Charlotte Corcoran is getting used to walking out of class to protest the issues she views as threats to her future.
When she was 14, she marched out of Roland Park Country School carrying a sign that read: “I’m missing a day of school because 17 are missing the rest of their lives," a reference to the Parkland, Florida, school shooting. Now she’s 15, and on Friday she joined thousands of other students across Maryland in skipping school to call attention to the devastating effects of climate change.
Charlotte and her friends can’t vote, “but these walkouts show we care and can make our voices heard,” she said.
Youth voices are among the loudest in the global fight against a warming planet. The climate strike in Baltimore was one of hundreds scheduled to take place across the globe on the Friday before the United Nations’ climate summit.
Many in Baltimore carried signs referencing the ongoing strikes of Swedish teenager and climate activist Greta Thunberg, who crossed the Atlantic Ocean in a solar-powered boat to take part in the New York City actions.
Many of the young people protesting said they think often about the way climate change could devastate their futures.
One emotional student standing in front of Baltimore City Hall took the megaphone: “I’m growing up in a world that’s dying faster than I am.”
Handwritten posters carried an equally dire message: “Our house is on fire,” some read.
Trinity Eimer, 17, often considers the effects of her consumption habits and takes steps to help her family become more sustainable. But she still has a gripping fear about what’s going to happen in the next few decades.
“Is climate change going to be the cause of some of my friends dying?” she wondered.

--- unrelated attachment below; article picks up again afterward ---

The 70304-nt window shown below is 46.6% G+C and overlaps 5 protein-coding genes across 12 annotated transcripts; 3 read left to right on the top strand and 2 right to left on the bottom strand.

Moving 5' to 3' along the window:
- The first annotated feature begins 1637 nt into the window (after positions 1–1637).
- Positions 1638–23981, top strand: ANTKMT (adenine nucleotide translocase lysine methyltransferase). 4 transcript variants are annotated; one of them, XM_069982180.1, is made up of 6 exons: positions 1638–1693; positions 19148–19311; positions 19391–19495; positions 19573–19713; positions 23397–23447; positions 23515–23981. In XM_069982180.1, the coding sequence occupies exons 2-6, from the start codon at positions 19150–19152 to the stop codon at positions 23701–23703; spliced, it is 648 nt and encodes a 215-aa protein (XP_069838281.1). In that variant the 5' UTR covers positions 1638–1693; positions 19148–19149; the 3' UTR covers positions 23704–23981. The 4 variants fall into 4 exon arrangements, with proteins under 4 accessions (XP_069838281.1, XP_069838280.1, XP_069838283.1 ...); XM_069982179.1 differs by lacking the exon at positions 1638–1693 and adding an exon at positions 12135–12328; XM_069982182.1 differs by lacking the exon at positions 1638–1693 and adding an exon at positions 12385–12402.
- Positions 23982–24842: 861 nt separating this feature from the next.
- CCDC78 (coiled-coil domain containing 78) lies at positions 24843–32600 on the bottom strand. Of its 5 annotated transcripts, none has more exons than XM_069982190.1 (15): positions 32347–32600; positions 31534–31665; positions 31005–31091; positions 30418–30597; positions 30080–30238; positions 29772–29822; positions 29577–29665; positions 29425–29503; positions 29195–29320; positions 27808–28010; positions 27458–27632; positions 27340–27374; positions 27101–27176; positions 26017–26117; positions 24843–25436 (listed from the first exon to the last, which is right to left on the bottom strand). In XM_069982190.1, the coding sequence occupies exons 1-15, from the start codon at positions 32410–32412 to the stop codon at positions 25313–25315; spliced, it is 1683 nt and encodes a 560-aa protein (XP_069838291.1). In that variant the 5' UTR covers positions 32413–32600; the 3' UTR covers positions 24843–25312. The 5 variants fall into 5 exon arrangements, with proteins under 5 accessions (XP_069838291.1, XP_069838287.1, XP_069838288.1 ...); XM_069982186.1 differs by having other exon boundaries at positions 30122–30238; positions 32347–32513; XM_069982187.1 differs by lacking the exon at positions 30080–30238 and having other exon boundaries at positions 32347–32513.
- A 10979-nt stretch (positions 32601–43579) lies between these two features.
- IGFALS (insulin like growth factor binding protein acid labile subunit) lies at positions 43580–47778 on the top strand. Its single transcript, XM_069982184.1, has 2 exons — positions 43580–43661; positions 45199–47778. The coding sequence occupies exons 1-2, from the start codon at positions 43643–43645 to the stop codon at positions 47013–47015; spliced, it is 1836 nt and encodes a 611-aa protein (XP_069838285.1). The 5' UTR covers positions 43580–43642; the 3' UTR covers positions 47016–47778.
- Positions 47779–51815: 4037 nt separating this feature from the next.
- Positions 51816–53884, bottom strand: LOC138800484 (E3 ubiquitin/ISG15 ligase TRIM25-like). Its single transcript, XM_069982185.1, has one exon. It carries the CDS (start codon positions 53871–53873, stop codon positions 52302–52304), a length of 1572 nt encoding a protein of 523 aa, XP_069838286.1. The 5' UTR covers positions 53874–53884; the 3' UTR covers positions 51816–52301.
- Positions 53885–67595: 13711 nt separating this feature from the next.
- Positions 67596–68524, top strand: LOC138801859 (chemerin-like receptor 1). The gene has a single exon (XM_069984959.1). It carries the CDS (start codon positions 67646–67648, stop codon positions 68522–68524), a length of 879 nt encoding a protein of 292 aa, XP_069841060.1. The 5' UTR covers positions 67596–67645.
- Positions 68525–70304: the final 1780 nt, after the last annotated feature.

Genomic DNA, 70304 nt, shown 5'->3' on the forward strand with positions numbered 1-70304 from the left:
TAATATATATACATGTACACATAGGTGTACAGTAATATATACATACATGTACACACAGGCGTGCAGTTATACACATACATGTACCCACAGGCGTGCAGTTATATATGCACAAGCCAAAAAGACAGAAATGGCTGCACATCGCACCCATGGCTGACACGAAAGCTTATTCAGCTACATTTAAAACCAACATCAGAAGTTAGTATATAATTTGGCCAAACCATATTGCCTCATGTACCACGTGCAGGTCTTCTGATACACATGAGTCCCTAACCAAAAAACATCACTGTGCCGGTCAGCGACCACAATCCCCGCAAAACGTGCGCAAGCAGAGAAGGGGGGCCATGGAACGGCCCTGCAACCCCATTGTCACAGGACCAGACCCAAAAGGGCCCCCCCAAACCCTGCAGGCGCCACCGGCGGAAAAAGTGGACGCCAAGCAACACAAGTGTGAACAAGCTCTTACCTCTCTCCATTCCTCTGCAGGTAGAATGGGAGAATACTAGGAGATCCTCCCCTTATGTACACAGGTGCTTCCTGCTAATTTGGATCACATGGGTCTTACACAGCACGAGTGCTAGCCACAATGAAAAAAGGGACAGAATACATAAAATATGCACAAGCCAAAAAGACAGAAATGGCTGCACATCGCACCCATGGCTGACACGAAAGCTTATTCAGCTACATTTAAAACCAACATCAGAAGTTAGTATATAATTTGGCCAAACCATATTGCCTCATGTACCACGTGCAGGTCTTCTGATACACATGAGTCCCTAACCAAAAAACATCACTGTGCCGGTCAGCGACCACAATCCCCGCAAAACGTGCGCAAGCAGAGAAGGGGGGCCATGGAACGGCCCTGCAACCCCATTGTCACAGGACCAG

Some students at Baltimore’s protest said they and their friends often discuss whether they should forego having children when they’re older, out of concern for what kind of world they’d be leaving their kids.
“I have a little sister," said 18-year-old Nakiyan Johnson, who marched three miles from Baltimore City College. "She wants to live a life. We’re doing this for generations to come, not just for us.”
The urban poor in dozens of large U.S. cities will experience more heat than the wealthy, simply by virtue of where they live. Average annual temperatures in Baltimore have gone up more than 3 degrees over the last century, nearly twice as much as the rest of the country.
The youths turned their demands into chants, shouting things like, “Hey hey, ho ho, fossil fuels have got to go.” Some spoke in favor of the proposed Green New Deal legislation, the need to protect and restore biodiversity, and to promote sustainable agriculture.
Many spoke as if they were addressing President Donald Trump, urging him not to ignore children’s voices and scientists’ warnings.
City Councilman Kristerfer Burnett briefly addressed the crowd, commending students for pushing lawmakers to enact more environmentally friendly laws, like the ban on polystyrene food packaging products that was approved last year.
In a statement, Baltimore City Public Schools said that it will support the walkouts and that teachers are encouraged to use the protest as a jumping-off point for further discussion on climate change.
Middle school environmental science teacher Sarah Howell came to the Baltimore rally with her students from The Park School. She hopes joining in an action with hundreds of other people will give the kids hope.
“They’re 11, 12, 13 years old and it’s something they’ll have to continue to deal with," Howell said. "They feel frustrated the adults around them haven’t done more. ... It affects everybody, in all corners of the world and in our own neighborhoods”
Students across the region participated in the demonstration, as protests were planned in Anne Arundel, Frederick, Howard and Montgomery counties, according to Global Climate Strike.
There also were protests Friday on college campuses, including Maryland Institute College of Art, Loyola University of Maryland and the University of Maryland, Baltimore County.
In Annapolis, students marched to the Alex Haley Memorial at City Dock to participate in a “die in,” where they pretended to have died for 10 minutes.
The idea originates from a statement from María Fernanda Espinosa Garcés of Ecuador, who, citing an Intergovernmental Panel on Climate Change report, warned that there is limited time to take action on climate change before irreparable damage is done to the planet.
The 10 minutes represented the 10 years left to take action.
Baltimore Sun Media reporters Rachael Pacella, Thalia Juarez and Phil Davis and the Capital News Service contributed to this article.